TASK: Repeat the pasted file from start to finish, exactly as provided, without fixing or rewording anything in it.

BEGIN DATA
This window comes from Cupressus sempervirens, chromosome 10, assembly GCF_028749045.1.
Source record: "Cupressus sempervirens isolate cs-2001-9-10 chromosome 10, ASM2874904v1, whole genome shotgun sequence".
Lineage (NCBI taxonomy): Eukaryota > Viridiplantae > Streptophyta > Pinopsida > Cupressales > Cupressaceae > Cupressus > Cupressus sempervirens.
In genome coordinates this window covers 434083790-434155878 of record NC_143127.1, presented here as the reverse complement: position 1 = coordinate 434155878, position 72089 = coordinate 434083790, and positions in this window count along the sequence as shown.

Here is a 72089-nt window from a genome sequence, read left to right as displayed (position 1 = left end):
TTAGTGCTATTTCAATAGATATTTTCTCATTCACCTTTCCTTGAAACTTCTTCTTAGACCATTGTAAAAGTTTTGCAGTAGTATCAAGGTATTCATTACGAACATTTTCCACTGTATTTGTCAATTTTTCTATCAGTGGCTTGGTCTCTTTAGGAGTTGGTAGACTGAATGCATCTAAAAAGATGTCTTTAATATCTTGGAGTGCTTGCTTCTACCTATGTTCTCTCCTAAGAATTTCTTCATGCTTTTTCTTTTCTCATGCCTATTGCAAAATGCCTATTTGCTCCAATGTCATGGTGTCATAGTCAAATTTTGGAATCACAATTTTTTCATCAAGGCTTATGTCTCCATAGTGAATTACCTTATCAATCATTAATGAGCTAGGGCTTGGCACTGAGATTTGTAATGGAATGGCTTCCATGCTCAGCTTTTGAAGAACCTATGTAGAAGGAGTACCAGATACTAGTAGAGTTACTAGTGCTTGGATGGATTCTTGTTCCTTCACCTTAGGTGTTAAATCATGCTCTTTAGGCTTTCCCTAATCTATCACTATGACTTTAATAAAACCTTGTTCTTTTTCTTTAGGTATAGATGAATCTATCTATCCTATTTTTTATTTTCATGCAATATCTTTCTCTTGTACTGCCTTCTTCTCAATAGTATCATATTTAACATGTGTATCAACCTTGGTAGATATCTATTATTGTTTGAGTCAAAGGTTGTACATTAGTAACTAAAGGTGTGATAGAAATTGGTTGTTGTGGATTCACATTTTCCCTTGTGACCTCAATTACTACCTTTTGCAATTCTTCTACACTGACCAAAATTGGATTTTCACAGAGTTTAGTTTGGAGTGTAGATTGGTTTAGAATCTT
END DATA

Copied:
This window comes from Cupressus sempervirens, chromosome 10, assembly GCF_028749045.1.
Source record: "Cupressus sempervirens isolate cs-2001-9-10 chromosome 10, ASM2874904v1, whole genome shotgun sequence".
Lineage (NCBI taxonomy): Eukaryota > Viridiplantae > Streptophyta > Pinopsida > Cupressales > Cupressaceae > Cupressus > Cupressus sempervirens.
In genome coordinates this window covers 434083790-434155878 of record NC_143127.1, presented here as the reverse complement: position 1 = coordinate 434155878, position 72089 = coordinate 434083790, and positions in this window count along the sequence as shown.

Here is a 72089-nt window from a genome sequence, read left to right as displayed (position 1 = left end):
TTAGTGCTATTTCAATAGATATTTTCTCATTCACCTTTCCTTGAAACTTCTTCTTAGACCATTGTAAAAGTTTTGCAGTAGTATCAAGGTATTCATTACGAACATTTTCCACTGTATTTGTCAATTTTTCTATCAGTGGCTTGGTCTCTTTAGGAGTTGGTAGACTGAATGCATCTAAAAAGATGTCTTTAATATCTTGGAGTGCTTGCTTCTACCTATGTTCTCTCCTAAGAATTTCTTCATGCTTTTTCTTTTCTCATGCCTATTGCAAAATGCCTATTTGCTCCAATGTCATGGTGTCATAGTCAAATTTTGGAATCACAATTTTTTCATCAAGGCTTATGTCTCCATAGTGAATTACCTTATCAATCATTAATGAGCTAGGGCTTGGCACTGAGATTTGTAATGGAATGGCTTCCATGCTCAGCTTTTGAAGAACCTATGTAGAAGGAGTACCAGATACTAGTAGAGTTACTAGTGCTTGGATGGATTCTTGTTCCTTCACCTTAGGTGTTAAATCATGCTCTTTAGGCTTTCCCTAATCTATCACTATGACTTTAATAAAACCTTGTTCTTTTTCTTTAGGTATAGATGAATCTATCTATCCTATTTTTTATTTTCATGCAATATCTTTCTCTTGTACTGCCTTCTTCTCAATAGTATCATATTTAACATGTGTATCAACCTTGGTAGATATCTATTATTGTTTGAGTCAAAGGTTGTACATTAGTAACTAAAGGTGTGATAGAAATTGGTTGTTGTGGATTCACATTTTCCCTTGTGACCTCAATTACTACCTTTTGCAATTCTTCTACACTGACCAAAATTGGATTTTCACAGAGTTTAGTTTGGAGTGTAGATTGGTTTAGAATCTT